The notes she receives stress the feeling of being unchained, free, and having wind blown through their hair.
Wilson said she was on the wrong dosage of medicine, and was having severe depressive mood swings.
“We cannot accept that having 19 percent of women in [the U.S.] Congress is OK,” she told moderator Andrea Mitchell.
It is also 27 years old, having first been published in 1985 in Hungary.
But as the mistaken-identity narrative crumbles, they are having second thoughts.
How can I think of any thing except the joy of having found you again?
Think of having the courage to talk that way about marriage!
"I can't understand why you are having them all alike," she complained.
The worst part of it is the having to decide how to make the most of liberty.
You wouldn't believe, would you, that your uncle is responsible for my having them?
Old English habban "to own, possess; be subject to, experience," from Proto-Germanic *haben- (cf. Old Norse hafa, Old Saxon hebbjan, Old Frisian habba, German haben, Gothic haban "to have"), from PIE *kap- "to grasp" (see capable). Not related to Latin habere, despite similarity in form and sense; the Latin cognate is capere "seize." Old English second person singular present hæfst, third person singular present hæfð became Middle English hast, hath, while Old English -bb- became -v- in have. The past participle had developed from Old English gehæfd.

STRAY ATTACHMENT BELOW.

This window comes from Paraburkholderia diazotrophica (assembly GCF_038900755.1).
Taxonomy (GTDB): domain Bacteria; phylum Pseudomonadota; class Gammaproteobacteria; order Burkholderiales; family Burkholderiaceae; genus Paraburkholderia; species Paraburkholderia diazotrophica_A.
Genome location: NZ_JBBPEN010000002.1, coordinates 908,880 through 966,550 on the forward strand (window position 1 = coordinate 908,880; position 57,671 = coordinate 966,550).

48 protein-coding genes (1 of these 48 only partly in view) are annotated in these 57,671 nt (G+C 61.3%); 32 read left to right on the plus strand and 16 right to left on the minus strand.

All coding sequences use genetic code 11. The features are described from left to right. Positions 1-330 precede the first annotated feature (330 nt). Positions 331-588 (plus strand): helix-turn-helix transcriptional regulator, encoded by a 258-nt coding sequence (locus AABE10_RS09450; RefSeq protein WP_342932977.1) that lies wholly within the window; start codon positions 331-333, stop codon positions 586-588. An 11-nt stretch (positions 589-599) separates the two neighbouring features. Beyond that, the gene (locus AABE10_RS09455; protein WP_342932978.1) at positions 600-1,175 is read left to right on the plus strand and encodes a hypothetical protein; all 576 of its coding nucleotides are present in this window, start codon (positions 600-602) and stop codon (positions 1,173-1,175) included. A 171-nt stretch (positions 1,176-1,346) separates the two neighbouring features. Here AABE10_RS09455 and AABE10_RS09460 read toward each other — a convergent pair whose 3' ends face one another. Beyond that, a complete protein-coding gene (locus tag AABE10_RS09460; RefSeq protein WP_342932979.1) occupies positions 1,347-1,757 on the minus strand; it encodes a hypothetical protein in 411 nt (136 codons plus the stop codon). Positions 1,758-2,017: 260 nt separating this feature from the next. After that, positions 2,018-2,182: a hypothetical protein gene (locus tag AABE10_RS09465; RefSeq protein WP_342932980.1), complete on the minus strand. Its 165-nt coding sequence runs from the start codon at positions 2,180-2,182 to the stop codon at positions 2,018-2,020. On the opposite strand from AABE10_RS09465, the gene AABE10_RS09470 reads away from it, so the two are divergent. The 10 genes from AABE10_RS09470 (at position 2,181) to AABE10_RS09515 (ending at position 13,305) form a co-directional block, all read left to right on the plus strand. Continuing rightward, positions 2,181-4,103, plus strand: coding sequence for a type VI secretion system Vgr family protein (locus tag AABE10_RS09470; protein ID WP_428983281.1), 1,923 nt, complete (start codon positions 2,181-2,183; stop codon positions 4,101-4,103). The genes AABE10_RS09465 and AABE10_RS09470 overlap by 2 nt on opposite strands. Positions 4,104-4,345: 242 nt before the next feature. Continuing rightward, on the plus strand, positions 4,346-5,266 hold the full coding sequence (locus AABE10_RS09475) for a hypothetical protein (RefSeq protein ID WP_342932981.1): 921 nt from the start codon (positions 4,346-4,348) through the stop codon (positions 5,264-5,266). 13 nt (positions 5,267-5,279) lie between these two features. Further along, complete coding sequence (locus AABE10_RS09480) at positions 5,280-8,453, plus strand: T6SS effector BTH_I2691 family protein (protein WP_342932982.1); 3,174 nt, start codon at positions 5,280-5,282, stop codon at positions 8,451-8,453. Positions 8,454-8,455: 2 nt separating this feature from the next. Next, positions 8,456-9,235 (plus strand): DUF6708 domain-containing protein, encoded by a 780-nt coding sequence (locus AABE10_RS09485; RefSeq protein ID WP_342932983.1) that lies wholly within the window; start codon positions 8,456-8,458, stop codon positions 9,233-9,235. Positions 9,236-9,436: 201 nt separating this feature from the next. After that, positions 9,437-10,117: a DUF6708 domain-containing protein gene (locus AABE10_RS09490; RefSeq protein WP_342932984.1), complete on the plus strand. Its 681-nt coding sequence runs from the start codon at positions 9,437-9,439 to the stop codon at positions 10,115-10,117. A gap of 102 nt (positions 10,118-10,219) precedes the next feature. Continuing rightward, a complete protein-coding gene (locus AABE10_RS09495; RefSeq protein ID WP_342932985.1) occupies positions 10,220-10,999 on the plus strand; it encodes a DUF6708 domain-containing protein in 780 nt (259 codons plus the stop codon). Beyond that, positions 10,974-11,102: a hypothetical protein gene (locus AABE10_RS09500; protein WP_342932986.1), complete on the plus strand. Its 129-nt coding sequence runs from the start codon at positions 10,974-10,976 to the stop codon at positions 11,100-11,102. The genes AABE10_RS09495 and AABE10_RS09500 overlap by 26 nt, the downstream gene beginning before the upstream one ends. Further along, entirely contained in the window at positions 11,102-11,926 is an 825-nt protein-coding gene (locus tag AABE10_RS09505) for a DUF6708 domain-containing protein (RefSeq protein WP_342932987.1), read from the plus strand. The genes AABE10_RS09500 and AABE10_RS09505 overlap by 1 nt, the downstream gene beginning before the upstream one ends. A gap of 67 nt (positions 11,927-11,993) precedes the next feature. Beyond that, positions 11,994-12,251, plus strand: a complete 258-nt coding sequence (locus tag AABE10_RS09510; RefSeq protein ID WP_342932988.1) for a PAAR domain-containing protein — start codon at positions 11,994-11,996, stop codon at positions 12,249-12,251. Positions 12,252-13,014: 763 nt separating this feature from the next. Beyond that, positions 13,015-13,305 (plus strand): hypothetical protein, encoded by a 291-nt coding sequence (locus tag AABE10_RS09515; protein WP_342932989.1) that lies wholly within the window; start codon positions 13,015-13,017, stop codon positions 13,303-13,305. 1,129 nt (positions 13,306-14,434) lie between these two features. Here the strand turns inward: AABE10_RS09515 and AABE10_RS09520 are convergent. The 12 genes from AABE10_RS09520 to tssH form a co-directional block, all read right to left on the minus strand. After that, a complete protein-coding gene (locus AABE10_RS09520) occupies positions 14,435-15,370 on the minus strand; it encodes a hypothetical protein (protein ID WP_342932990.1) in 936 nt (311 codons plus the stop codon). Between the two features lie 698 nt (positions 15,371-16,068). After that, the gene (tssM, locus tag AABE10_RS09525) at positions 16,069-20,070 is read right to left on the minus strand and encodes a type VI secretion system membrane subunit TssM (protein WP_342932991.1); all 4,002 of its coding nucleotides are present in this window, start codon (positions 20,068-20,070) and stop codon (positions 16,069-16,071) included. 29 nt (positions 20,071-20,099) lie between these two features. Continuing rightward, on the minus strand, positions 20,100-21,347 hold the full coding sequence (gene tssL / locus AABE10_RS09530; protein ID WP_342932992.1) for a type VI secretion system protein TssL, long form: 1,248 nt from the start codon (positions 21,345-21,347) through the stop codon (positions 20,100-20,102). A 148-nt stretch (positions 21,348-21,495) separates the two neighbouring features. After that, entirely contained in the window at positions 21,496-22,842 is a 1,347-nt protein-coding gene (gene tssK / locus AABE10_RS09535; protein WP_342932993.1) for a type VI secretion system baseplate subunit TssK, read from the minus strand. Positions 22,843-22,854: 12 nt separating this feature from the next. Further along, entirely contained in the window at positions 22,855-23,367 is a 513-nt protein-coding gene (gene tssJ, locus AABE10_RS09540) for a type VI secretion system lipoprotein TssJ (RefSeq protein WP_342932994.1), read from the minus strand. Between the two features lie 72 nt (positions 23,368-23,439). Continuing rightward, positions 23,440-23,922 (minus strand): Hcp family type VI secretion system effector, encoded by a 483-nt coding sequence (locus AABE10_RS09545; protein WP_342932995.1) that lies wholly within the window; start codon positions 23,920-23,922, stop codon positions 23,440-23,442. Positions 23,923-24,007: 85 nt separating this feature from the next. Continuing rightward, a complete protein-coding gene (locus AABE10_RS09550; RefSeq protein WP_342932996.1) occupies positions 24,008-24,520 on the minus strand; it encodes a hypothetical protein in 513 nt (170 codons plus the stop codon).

Sense of "possess, have at one's disposal" (I have a book) is a shift from older languages, where the thing possessed was made the subject and the possessor took the dative case (e.g. Latin est mihi liber "I have a book," literally "there is to me a book"). Used as an auxiliary in Old English, too (especially to form present perfect tense); the word has taken on more functions over time; Modern English he had better would have been Old English him (dative) wære betere. To have to for "must" (1570s) is from sense of "possess as a duty or thing to be done" (Old English). Phrase have a nice day as a salutation after a commercial transaction attested by 1970, American English. Phrase have (noun), will (verb) is from 1954, originally from comedian Bob Hope, in the form Have tux, will travel; Hope described this as typical of vaudevillians' ads in "Variety," indicating a willingness to perform anywhere, any time.